Academic journal article Military Review

The Polish Underground Army, the Western Allies, and the Failure of Strategic Unity in World War II

Academic journal article Military Review

The Polish Underground Army, the Western Allies, and the Failure of Strategic Unity in World War II

Article excerpt

THE POLISH UNDERGROUND ARMY, THE WESTERN ALLIES, AND THE FAILURE OF STRATEGIC UNITY IN WORLD WAR II, Michael Alfred Peszke, McFarland & Company, Inc., Jefferson, NC, 2005, 244 pages, $45.00.

A discussion of Polish military involvement in World War II usually brings to mind Germany's lightning campaign of 1939 or Polish General Stanislaw Sosabowski's paratroopers' role in Operation MarketGarden. In The Polish Underground Army, the Western Allies, and the Failure of Strategic Unity in World War II, Michael A. Peszke evaluates Poland's integration into and contribution to the Allied strategic effort. He examines national strategies and how exiled Polish leaders labored for years to assimilate themselves favorably into the Allied war effort. With the establishment of a communist government in Poland under Soviet authority, however, and despite the exertion and sacrifice of thousands of Poles, the labor was in vain.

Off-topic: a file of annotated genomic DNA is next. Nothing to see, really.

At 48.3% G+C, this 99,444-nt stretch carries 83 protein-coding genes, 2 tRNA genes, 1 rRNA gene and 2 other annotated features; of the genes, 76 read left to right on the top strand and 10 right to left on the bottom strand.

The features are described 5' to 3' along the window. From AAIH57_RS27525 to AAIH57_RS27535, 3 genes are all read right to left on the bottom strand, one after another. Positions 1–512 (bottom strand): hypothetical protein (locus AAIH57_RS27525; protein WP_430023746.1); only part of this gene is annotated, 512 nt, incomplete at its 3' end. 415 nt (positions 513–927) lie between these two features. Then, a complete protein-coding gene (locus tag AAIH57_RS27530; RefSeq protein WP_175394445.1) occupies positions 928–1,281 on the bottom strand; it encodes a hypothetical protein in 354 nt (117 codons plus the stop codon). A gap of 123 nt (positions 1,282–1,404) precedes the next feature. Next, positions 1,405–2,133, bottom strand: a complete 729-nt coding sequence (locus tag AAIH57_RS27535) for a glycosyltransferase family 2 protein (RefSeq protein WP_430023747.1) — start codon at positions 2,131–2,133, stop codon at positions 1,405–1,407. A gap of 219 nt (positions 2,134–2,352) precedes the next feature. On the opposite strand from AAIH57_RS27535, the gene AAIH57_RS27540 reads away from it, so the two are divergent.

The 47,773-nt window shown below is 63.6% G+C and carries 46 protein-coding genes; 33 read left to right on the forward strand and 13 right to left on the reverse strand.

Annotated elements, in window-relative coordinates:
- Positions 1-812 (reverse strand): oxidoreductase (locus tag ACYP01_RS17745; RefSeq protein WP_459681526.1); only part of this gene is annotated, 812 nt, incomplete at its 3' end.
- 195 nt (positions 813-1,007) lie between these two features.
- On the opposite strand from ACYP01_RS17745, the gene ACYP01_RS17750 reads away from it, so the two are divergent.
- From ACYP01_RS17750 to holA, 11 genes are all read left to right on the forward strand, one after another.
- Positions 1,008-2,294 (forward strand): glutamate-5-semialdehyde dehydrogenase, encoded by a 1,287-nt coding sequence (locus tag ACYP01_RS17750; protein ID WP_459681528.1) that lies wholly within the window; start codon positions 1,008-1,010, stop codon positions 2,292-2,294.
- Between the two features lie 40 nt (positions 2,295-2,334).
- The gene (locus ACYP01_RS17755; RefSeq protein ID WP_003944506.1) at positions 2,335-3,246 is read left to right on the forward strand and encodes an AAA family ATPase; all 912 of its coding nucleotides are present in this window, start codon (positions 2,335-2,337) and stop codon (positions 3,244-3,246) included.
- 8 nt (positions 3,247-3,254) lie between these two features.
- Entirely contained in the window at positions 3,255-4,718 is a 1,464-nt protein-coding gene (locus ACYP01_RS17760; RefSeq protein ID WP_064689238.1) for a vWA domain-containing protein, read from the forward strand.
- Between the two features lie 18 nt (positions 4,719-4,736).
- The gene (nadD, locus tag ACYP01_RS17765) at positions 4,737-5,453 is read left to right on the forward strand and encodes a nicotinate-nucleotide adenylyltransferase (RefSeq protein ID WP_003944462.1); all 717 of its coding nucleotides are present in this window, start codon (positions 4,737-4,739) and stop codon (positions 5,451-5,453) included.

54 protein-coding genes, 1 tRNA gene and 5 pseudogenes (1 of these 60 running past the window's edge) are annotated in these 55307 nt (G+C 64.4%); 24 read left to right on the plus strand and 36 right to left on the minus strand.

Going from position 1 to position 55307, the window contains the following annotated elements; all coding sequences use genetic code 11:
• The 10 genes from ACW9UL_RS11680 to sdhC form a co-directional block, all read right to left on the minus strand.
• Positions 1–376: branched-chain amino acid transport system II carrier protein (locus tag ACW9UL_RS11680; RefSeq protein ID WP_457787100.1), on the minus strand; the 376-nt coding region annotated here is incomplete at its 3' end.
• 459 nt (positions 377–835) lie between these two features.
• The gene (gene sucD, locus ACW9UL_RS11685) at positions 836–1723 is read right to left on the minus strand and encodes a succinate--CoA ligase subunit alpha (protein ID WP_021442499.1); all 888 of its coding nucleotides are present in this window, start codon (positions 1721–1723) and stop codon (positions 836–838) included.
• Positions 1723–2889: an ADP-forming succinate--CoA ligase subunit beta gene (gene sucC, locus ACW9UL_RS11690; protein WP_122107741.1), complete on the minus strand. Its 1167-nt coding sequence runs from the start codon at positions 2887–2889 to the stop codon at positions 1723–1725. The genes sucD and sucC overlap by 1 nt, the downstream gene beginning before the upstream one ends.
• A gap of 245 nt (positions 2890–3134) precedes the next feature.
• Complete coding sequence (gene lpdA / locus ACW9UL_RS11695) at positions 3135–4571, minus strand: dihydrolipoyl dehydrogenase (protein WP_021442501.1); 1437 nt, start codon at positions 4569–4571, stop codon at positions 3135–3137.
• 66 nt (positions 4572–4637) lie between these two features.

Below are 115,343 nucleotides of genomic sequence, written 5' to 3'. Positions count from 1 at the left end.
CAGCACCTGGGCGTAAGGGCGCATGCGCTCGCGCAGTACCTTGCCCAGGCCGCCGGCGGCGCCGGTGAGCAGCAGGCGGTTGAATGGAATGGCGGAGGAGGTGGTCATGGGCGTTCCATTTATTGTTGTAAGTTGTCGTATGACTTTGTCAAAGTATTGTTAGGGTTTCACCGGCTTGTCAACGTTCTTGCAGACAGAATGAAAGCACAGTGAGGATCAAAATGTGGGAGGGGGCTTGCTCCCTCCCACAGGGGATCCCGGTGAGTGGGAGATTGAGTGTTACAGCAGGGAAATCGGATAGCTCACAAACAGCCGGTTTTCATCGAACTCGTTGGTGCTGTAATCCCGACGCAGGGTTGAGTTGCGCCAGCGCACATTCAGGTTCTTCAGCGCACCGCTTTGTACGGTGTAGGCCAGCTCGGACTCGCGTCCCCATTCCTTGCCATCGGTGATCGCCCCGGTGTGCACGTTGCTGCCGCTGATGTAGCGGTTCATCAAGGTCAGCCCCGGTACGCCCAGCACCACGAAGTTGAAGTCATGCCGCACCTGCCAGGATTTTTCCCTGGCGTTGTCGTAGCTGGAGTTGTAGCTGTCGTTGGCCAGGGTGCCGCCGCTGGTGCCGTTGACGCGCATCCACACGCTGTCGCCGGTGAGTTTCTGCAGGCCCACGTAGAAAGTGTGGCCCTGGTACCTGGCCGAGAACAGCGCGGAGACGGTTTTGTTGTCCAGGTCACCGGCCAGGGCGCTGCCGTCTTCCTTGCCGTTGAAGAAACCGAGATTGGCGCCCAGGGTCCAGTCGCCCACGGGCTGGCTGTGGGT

Peszke asserts that at the beginning of the war the Polish cause was far from hopeless. But, in 1943, the "year of ever-increasing disasters," the fortunes of Western Poles declined precipitously. …

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